Facebook cracked down on the conservative satirical site The Babylon Bee over an article mocking Hawaii's Democratic Senator Mazie Hirono's treatment of Supreme Court nominee Judge Amy Coney Barrett during last week's confirmation hearings.
Last Wednesday, the Bee ran a story with the headline, "Senator Hirono Demands ACB Be Weighed Against A Duck To See If She Is A Witch," alluding to the intense grilling Barrett faced from Hawaii's junior senator, who asked the judge if she had ever "sexually assaulted" anyone and scolded the nominee for using the term "sexual preference" to describe the LGBTQ community, which Barrett apologized for.
"After two days of Amy Coney Barrett gracefully and stoically answering questions with perfect recall and no notes, suspicions grew on Capitol Hill that she might be a practitioner of the dark arts," the Bee's satirical report began.
"Oh, she's a witch alright, just look at her!" the Bee fictitiously quoted Hirono. "Just look at the way she's dressed and how she's so much prettier and smarter than us! She's in league with Beelzebub himself, I just know it! We must burn her!"
According to the satirical piece, Hirono "then pulled a live duck out of a massive burlap sack next to her and announced: 'In addition to being a Senator, I am also quite wise in the ways of science. Everyone knows witches burn because they are made of wood. I think I read that somewhere. Wood floats, and so do ducks-- so logically, if Amy Coney Barrett weighs as much as this duck I found in the reflection pool outside, she is a witch and must be burned.'"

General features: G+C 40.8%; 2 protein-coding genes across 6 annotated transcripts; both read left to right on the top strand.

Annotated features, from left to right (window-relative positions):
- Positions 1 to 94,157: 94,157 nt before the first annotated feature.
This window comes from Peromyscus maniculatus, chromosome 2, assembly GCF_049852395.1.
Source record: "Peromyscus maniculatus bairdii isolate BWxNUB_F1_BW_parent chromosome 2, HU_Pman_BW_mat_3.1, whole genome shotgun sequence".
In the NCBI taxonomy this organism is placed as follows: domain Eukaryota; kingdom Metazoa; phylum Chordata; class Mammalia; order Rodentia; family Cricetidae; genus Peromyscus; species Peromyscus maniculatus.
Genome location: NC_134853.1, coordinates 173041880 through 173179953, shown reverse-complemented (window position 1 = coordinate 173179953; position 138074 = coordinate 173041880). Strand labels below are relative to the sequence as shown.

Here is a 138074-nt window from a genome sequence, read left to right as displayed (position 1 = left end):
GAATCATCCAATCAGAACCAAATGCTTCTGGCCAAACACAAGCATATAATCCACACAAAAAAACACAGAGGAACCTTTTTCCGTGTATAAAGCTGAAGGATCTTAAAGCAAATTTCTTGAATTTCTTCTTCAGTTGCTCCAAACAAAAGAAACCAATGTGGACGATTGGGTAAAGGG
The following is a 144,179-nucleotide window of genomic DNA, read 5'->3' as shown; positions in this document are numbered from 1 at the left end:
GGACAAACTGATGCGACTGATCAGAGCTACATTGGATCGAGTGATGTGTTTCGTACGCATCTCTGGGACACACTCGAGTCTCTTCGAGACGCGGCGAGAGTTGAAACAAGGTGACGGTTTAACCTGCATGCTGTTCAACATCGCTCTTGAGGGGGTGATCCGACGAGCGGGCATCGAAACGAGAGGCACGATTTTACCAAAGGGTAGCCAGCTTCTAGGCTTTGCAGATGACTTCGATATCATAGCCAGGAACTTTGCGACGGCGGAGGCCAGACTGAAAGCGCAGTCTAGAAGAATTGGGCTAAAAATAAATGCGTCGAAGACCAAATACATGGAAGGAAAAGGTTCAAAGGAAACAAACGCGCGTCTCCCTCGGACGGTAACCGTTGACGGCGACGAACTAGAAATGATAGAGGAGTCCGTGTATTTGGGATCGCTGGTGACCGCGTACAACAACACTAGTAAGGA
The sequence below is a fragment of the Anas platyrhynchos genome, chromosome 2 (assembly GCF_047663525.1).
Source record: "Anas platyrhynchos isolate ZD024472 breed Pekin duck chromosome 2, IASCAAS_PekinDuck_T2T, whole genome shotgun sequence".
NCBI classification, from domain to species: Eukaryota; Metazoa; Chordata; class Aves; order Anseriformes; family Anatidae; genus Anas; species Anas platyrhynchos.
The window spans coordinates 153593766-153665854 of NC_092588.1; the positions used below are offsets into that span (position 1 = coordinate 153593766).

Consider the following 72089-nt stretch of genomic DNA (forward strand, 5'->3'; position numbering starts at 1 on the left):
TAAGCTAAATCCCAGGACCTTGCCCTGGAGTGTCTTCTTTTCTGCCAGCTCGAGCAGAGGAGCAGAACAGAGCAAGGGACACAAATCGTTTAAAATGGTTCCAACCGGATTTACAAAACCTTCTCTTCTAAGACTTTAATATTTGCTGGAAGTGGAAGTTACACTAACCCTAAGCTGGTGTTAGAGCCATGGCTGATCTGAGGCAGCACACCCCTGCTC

The image attached to the article is a clearly photoshopped image of Hirono at the hearing with a duck by her side.
Babylon Bee CEO Seth Dillon took to Twitter and revealed the lengthy battle his site has had with Facebook, who took down the satirical piece.
"So after a manual review, Facebook says they stand by their decision to pull down this article and demonetize our page. I'm not kidding," Dillon wrote. "They say this article 'incites violence.' It's literally a regurgitated joke from a Monty Python movie!"
"In what universe does a fictional quote as part of an obvious joke constitute a genuine incitement to violence?" Dillon asked. "How does context not come into play here? They're asking us to edit the article and not speak publicly about internal content reviews. Oops, did I just tweet this?"
Dillon then slammed the tech giant for allowing an inciteful quote from a Black Lives Matter leader, who called to "burn down this system" if change isn't made amid the civil unrest, but is cracking down on "Monty Python" humor.
"We will not be editing the article to get our page's monetization reinstated," Dillon vowed.
Facebook did not immediately respond to Fox News' request for comment.
This isn't the first time the Bee was under fire by big tech. In August, the site's account was suspended by Twitter, which later offered an apology and insisted was a mistake.